Systems Hunt II: The Winnowing Begins

Okay, I’m posting this and in all likelihood a series of follow-ups from my recent post on the subject. Cross-posted to


I have taken the advice of this community, er, into advisement, and have begun reviewing a number of the various systems that were recommended to me. I haven’t gotten to them all yet, of course (since it’s been only a couple days and a man has to work, eat and such), but will provide the list of systems that I am either considering or reviewing. I’ll provide the list of systems below and a short explanation of why each was recommended, as I understand the recommendation. Following that, I will elucidate on the thoughts I have after doing a quick skim of two of the systems in question. Within the next few days, I’ll hit the others on the list and give them a similar treatment. Once I’ve narrowed the field a bit, then I’ll give the systems that remain a closer comb-through. Also, I will address some of the statements I’ve gotten on some of them.

I’ll post it here so you can see a bit of my thinking process (beware!) and to provide possibility of feedback.


  • Scion/Exalted – listed here for completeness, though this is the system that I started this whole exercise with because I found it systemically unsuited to what I’m looking for. Status: Scion’s pretty much out, Exalted is absolutely out.
  • Unisystem (Both cinematic and standard have been recommended, though for different reasons) Also highly recommended, primarily the cinematic versions, for quick application of system and (in cinematic) for superhuman potential. No dynamic magic system. – Status: Probably out. see details below.
  • Tri-Stat Dx – This was the overwhelming favorite recommendation from before, so I’ll definitely give it a going-over. It was recommended for versatility and because it already allows for both the legendary hero stuff and the dynamic magic I’m looking for. Status: Pending initial review.
  • BESM 1st Edition – A similar, dissenting view of the above, offered for quicker, sleeker version of the above. When I go over Tri-Stat, I’ll be comparing it directly with this system. Status: Pending initial review.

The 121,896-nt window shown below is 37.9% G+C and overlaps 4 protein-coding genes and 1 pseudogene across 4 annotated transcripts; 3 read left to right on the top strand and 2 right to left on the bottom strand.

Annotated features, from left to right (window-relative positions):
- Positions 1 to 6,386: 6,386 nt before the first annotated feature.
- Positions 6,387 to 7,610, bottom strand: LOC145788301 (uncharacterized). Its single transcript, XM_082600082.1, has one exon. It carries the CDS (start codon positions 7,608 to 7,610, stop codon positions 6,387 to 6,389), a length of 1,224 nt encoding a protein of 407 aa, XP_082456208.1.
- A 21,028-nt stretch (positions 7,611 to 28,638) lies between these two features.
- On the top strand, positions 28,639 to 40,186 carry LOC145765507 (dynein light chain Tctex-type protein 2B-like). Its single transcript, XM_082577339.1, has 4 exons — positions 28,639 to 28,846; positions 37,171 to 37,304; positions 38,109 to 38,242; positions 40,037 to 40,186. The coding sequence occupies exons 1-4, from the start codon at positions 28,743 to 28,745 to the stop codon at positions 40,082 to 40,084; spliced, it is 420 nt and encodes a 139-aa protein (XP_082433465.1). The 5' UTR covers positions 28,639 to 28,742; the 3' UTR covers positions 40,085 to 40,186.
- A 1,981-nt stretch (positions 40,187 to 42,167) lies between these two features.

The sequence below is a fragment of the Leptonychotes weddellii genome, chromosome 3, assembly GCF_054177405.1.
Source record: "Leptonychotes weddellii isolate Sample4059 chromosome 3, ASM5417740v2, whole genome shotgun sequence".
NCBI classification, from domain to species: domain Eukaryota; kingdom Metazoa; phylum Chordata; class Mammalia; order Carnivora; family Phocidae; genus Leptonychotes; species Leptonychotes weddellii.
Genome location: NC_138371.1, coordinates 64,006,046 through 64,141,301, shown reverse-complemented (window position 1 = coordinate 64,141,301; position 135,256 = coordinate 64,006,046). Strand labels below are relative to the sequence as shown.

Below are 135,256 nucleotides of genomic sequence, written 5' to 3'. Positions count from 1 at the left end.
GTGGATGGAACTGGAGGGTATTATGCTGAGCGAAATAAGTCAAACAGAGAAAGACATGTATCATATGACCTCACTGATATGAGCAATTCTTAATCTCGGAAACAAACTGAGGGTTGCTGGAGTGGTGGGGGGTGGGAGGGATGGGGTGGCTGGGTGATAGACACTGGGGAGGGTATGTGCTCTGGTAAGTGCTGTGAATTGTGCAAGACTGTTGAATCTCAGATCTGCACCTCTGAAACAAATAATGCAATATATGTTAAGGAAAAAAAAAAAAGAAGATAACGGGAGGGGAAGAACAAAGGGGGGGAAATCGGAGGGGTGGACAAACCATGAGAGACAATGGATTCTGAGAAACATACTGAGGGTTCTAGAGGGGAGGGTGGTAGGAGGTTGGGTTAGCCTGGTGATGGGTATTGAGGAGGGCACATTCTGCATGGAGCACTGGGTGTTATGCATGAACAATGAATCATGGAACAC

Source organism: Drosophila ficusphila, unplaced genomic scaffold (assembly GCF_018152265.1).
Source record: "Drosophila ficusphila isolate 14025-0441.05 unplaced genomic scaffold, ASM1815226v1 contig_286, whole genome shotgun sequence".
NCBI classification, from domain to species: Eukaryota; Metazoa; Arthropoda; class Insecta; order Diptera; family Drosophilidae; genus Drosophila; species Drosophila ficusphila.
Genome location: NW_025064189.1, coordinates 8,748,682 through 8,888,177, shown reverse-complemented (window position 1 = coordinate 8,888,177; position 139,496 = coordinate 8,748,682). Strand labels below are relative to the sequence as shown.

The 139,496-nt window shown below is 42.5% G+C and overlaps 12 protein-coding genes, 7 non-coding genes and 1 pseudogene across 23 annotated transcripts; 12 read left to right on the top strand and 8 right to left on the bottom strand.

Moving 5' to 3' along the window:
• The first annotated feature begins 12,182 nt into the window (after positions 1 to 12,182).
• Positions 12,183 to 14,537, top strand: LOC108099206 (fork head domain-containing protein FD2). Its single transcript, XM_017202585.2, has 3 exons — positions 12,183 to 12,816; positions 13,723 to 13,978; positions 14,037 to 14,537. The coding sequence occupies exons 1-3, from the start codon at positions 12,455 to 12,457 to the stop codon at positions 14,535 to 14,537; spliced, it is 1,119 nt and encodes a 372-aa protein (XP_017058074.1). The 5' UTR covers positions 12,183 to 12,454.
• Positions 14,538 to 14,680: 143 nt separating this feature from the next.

• Donjon – Quick, fluid and narrative, plus possessed of a dynamic magic system. Status: needs further review, but in contention.
  • FUDGE / FATE – Great toolbox systems with a solid narrative engine and massive, readily inbuilt customisability. – Status: Pending review but probably out in and of themselves. I may use a modified version of one of their descendants, however. (see SotC and TSOY below)
  • Spirit of the Century – A pulp offspring to FATE, and regarded by many as the definitive game for that genre. Status: pending initial review.
  • The Shadow of Yesterday – A romantic fantasy offspring to FATE FUDGE, with an imaginative and interesting mythology and metaphysics built in. Status: pending initial review.
  • nWoD modified to import some Scion material – Has the advantage of being a close but superior cousin to my starting point, and has a dynamic magic system that I have already built the basics of a modification to. (the current dynamic magic system I’m using is a bit of a hybrid between nMage, DA: Mage and Ars Magica). Plus, I’m already quite familiar with the system’s mechanics and have been building mods and house rules for it and/or prior related systems for over a decade, so even though it’s not an incredibly lightweight system I can run it pretty quickly and easily. Status: still in contention, though it’ll need a lot of modification.
  • WuShu – Recommended for its fast and furious nature (a boon to online play), high flying antics and easy adaptability, but panned for lack of structure or real ongoing, evolving heft. I have just the quickstart rules for this but it’s one I’d like to eventually grab the full rules. Status: Out. Great game, but out.
  • PDQ – Another light system with some potential, though I haven’t done more than glance at it. Status: pending initial review.
  • Burning Wheel – A fairly crunchy system, though some accelerating mods to allow for better performance online have been offered. I like a lot of what I’ve heard about this system, but it has the disadvantage of only being available in hardcopy. I don’t know as I’m willing to buy it at this juncture, though I do plan to pick it up at some point in the future. Status: Out for practical reasons, barring some really compelling counter-argument.
  • Inspectres – I like this one from what I’ve seen of the system from the quickstart rules and in particular the confessionals, but I’d rather keep a bit more of the narrative control in the GM’s hands for this particular game. Status: Out.

So far, of the games with which I was not already conversant, I have had time to review two: Donjon and Unisystem. My findings versus what I’m looking for follow.

First, Donjon. Donjon is a fast, furious little game with an interesting narrative mechanic where whoever wins a roll (all rolls are contested, whether versus a character or the GM) gets to state a number of facts or apply dice to later stuff (either as bonuses to self or penalties to opposition, depending on the roll type), but then whoever LOST the roll makes the actual narration, yet being required to incorporate the previously-stipulated facts. Hijinx ensue.